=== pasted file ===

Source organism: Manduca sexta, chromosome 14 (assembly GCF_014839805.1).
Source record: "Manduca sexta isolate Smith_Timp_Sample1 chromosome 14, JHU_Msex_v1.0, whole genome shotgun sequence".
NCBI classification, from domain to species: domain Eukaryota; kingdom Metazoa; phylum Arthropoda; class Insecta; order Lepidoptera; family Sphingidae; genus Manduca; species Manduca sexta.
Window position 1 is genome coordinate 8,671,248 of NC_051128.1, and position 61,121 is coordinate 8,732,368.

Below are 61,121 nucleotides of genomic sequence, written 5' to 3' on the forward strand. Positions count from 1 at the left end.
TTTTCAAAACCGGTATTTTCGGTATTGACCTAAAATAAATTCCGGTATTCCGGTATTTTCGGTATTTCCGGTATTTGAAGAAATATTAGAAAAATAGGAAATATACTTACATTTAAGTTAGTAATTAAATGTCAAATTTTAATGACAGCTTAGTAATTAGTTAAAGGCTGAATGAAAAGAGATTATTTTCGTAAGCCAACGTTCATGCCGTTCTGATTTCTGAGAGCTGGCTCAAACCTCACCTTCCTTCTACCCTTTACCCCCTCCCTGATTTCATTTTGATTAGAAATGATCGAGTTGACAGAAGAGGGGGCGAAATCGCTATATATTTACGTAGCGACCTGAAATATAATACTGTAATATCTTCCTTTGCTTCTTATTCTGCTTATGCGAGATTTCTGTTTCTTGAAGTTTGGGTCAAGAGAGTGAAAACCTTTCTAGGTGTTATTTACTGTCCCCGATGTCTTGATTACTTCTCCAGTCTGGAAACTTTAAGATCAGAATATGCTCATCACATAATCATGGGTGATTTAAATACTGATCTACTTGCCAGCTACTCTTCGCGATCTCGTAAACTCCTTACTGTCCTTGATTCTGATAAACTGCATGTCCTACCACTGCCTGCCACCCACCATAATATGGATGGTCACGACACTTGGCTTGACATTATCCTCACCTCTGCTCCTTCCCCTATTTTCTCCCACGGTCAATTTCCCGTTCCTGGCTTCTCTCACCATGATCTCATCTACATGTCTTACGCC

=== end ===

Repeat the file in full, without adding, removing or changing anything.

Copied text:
Source organism: Manduca sexta, chromosome 14 (assembly GCF_014839805.1).
Source record: "Manduca sexta isolate Smith_Timp_Sample1 chromosome 14, JHU_Msex_v1.0, whole genome shotgun sequence".
NCBI classification, from domain to species: domain Eukaryota; kingdom Metazoa; phylum Arthropoda; class Insecta; order Lepidoptera; family Sphingidae; genus Manduca; species Manduca sexta.
Window position 1 is genome coordinate 8,671,248 of NC_051128.1, and position 61,121 is coordinate 8,732,368.

Below are 61,121 nucleotides of genomic sequence, written 5' to 3' on the forward strand. Positions count from 1 at the left end.
TTTTCAAAACCGGTATTTTCGGTATTGACCTAAAATAAATTCCGGTATTCCGGTATTTTCGGTATTTCCGGTATTTGAAGAAATATTAGAAAAATAGGAAATATACTTACATTTAAGTTAGTAATTAAATGTCAAATTTTAATGACAGCTTAGTAATTAGTTAAAGGCTGAATGAAAAGAGATTATTTTCGTAAGCCAACGTTCATGCCGTTCTGATTTCTGAGAGCTGGCTCAAACCTCACCTTCCTTCTACCCTTTACCCCCTCCCTGATTTCATTTTGATTAGAAATGATCGAGTTGACAGAAGAGGGGGCGAAATCGCTATATATTTACGTAGCGACCTGAAATATAATACTGTAATATCTTCCTTTGCTTCTTATTCTGCTTATGCGAGATTTCTGTTTCTTGAAGTTTGGGTCAAGAGAGTGAAAACCTTTCTAGGTGTTATTTACTGTCCCCGATGTCTTGATTACTTCTCCAGTCTGGAAACTTTAAGATCAGAATATGCTCATCACATAATCATGGGTGATTTAAATACTGATCTACTTGCCAGCTACTCTTCGCGATCTCGTAAACTCCTTACTGTCCTTGATTCTGATAAACTGCATGTCCTACCACTGCCTGCCACCCACCATAATATGGATGGTCACGACACTTGGCTTGACATTATCCTCACCTCTGCTCCTTCCCCTATTTTCTCCCACGGTCAATTTCCCGTTCCTGGCTTCTCTCACCATGATCTCATCTACATGTCTTACGCC